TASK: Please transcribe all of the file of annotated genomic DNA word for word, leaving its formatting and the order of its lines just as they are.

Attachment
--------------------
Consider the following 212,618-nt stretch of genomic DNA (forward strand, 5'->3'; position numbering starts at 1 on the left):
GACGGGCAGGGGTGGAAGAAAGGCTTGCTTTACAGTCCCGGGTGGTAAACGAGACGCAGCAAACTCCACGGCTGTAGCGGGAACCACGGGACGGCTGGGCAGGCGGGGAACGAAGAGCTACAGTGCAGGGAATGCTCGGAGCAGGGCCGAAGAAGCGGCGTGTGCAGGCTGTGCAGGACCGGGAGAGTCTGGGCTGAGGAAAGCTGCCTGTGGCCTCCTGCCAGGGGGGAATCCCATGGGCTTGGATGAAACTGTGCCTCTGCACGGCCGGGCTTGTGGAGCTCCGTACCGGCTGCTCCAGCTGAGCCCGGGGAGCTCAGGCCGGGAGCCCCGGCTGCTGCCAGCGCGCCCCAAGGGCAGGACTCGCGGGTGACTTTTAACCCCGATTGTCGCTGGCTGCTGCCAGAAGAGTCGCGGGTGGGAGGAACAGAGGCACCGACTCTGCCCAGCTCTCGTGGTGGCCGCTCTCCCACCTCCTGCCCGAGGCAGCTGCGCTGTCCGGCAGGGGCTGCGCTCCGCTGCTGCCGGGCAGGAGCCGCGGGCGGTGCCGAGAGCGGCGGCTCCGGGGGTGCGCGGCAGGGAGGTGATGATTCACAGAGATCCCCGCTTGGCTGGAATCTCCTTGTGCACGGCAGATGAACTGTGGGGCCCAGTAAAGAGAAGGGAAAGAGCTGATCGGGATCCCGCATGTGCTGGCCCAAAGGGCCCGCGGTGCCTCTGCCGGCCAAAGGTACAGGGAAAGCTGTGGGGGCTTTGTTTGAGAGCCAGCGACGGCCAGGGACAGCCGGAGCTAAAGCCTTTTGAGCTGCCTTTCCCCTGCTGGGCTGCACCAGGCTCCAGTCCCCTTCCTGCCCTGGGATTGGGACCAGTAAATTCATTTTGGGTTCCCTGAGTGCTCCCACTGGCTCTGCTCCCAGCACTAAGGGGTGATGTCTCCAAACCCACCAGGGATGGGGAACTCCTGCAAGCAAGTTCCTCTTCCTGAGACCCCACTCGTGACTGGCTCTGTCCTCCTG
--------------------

Consider the following 212,618-nt stretch of genomic DNA (forward strand, 5'->3'; position numbering starts at 1 on the left):
GACGGGCAGGGGTGGAAGAAAGGCTTGCTTTACAGTCCCGGGTGGTAAACGAGACGCAGCAAACTCCACGGCTGTAGCGGGAACCACGGGACGGCTGGGCAGGCGGGGAACGAAGAGCTACAGTGCAGGGAATGCTCGGAGCAGGGCCGAAGAAGCGGCGTGTGCAGGCTGTGCAGGACCGGGAGAGTCTGGGCTGAGGAAAGCTGCCTGTGGCCTCCTGCCAGGGGGGAATCCCATGGGCTTGGATGAAACTGTGCCTCTGCACGGCCGGGCTTGTGGAGCTCCGTACCGGCTGCTCCAGCTGAGCCCGGGGAGCTCAGGCCGGGAGCCCCGGCTGCTGCCAGCGCGCCCCAAGGGCAGGACTCGCGGGTGACTTTTAACCCCGATTGTCGCTGGCTGCTGCCAGAAGAGTCGCGGGTGGGAGGAACAGAGGCACCGACTCTGCCCAGCTCTCGTGGTGGCCGCTCTCCCACCTCCTGCCCGAGGCAGCTGCGCTGTCCGGCAGGGGCTGCGCTCCGCTGCTGCCGGGCAGGAGCCGCGGGCGGTGCCGAGAGCGGCGGCTCCGGGGGTGCGCGGCAGGGAGGTGATGATTCACAGAGATCCCCGCTTGGCTGGAATCTCCTTGTGCACGGCAGATGAACTGTGGGGCCCAGTAAAGAGAAGGGAAAGAGCTGATCGGGATCCCGCATGTGCTGGCCCAAAGGGCCCGCGGTGCCTCTGCCGGCCAAAGGTACAGGGAAAGCTGTGGGGGCTTTGTTTGAGAGCCAGCGACGGCCAGGGACAGCCGGAGCTAAAGCCTTTTGAGCTGCCTTTCCCCTGCTGGGCTGCACCAGGCTCCAGTCCCCTTCCTGCCCTGGGATTGGGACCAGTAAATTCATTTTGGGTTCCCTGAGTGCTCCCACTGGCTCTGCTCCCAGCACTAAGGGGTGATGTCTCCAAACCCACCAGGGATGGGGAACTCCTGCAAGCAAGTTCCTCTTCCTGAGACCCCACTCGTGACTGGCTCTGTCCTCCTG